Although there were several choices for for Pluto’s fourth and fifth moon, it was P4 that became the focus of a great deal of attention. Of all the names for this space rock, two top contenders came out on top: Vulcan and Cerberus. Out of a whopping 450,324 people who took part in the poll overall, 174,062 voted for Vulcan, effectively putting it in the top spot. This was perhaps due to a little Twitter intervention by Mr. William Shatner.
When the contest began back, it seemed that two camps emerged as the forerunners for naming the rock. On the one hand, there were the Trekkies who seemed determined to name P4 after famed-character Spock’s homeworld. On the other, there those who belong to IAU camp, who favored the classical Greek name of the beast that guarded the entrance to the underworld.
After just a few days in, William Shatner, Mr. James T. Kirk himself, proposed the name Vulcan, and not just because of the connection to his show. In Roman mythology, Pluto (aka Hades in the Greek pantheon) was the God of the underworld and Vulcan was one of his sons. Cerberus might have been more appropriate since this beast was Pluto’s/Hades companion, but the connection still works, and provides a nice little tie-in to one of the most popular science fiction shows of all time.
Fans and Trekkies worldwide rallied, and as of Feb. 25th, Vulcan had a comfortable lead over Cerberus and Styx, which were vying for the 2nd place position. SETI has now advised that people be patient, as it will take another months or two for the names of the two moons to be finalized and selected. However, barring any major objections or upheavals, I think it’s fair to say that P4 and P5 will henceforth be named Vulcan and Kerberos.
And I have to say, this is fascinating news in more ways than just one. Not only does it demonstrate that our collective knowledge of the outer Solar System is growing. It also demonstrates how henceforth, astronomical studies and cataloging may become a much more democratic affair. Once considered the province of academics and scholars, space exploration may truly be an open field in the future, subject to mass participation.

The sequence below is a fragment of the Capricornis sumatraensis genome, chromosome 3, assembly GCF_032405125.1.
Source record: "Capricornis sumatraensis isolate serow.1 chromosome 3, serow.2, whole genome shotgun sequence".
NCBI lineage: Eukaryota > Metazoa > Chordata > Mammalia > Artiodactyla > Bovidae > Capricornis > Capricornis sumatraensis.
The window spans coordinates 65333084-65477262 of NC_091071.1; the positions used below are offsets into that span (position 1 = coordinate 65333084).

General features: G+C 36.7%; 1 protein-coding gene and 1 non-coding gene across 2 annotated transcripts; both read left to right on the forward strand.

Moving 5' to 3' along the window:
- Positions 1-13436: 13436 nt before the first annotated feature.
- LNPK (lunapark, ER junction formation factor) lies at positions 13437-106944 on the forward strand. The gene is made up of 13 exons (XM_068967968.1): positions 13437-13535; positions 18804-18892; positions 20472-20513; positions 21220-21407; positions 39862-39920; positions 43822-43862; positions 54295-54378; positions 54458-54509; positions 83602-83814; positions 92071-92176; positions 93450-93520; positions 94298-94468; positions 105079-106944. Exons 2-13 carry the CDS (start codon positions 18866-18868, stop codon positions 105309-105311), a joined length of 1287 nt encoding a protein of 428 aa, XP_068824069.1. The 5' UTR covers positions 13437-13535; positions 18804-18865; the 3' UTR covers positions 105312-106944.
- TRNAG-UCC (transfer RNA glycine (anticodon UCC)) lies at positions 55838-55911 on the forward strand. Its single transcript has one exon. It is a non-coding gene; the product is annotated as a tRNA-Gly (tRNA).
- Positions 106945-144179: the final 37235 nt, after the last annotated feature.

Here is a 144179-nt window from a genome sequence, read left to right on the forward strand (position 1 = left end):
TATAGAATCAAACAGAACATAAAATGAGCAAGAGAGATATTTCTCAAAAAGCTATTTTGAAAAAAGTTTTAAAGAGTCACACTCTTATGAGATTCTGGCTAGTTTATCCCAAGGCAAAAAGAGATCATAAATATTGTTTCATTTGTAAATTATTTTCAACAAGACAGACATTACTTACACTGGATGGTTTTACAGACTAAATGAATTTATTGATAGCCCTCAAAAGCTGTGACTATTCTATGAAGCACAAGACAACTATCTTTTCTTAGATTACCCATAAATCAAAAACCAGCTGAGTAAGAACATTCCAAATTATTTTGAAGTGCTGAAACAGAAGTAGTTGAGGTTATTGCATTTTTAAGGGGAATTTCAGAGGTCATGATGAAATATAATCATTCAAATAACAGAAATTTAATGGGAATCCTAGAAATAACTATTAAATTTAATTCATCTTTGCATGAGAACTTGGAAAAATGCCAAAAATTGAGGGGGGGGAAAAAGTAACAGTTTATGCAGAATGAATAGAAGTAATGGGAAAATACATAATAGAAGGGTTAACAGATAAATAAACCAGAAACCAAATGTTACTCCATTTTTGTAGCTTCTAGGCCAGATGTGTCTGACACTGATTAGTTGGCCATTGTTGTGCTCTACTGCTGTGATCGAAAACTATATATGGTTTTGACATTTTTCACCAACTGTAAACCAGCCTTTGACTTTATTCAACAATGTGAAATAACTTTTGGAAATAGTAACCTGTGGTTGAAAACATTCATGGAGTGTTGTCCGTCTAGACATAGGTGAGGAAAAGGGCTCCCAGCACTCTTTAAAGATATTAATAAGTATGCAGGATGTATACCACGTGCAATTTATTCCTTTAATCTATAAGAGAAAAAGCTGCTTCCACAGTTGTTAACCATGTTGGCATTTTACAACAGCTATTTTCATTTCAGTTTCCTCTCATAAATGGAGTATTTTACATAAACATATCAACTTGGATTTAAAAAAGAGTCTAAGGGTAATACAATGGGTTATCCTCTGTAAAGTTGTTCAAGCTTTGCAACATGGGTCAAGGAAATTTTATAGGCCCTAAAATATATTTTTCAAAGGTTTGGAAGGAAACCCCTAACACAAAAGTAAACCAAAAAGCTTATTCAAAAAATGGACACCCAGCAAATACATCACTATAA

Oh, and congrats to Mr. Shatner for his enduring influence, to Mr. Nimoy for the shout-out, and to Trekkies the world over for showing what a committed fandom made up of millions of geeks can do! And may all the people who bullied you for your interests and keen intellectual skills consider what a force you’ve become and cower in fear!
Big news coming in over the wire! Apparently, NASA scientists, using the Spitzer Space Telescope, have spotted light from a planet in a distant solar system. Back in 2004, in a solar system named 55 Cancri A, a planet that is twice the size of Earth and almost 8 times its mass, was first discovered. They named this planet 55 Cancri e, is 41 light years from our solar system, and is often referred to as a “Super Earth”.
Though NASA has known about the planet for some time, it’s only now that they’ve been able to detect infrared light coming from its surface. As part of NASA’s ongoing exploration efforts, Spitzer is part of a long term goal to find habitable planets in our universe, as well as extra-terrestrial life.
Unforuntately, 55 Cancri e is not one such planet. In addition to not being able to support life in its current state, terraforming it would also be useless. It’s mass and density means that it’s gravitational field is far stronger than anything we humans would find tolerable. But hey, maybe it’s got some friends that won’t crush us like bugs the second we set foot on them! And as they say, it’s a big universe. Always a chance we’ll find intelligent life somewhere else…
In the meantime, check out this video on 55 Cancri e from Space.com!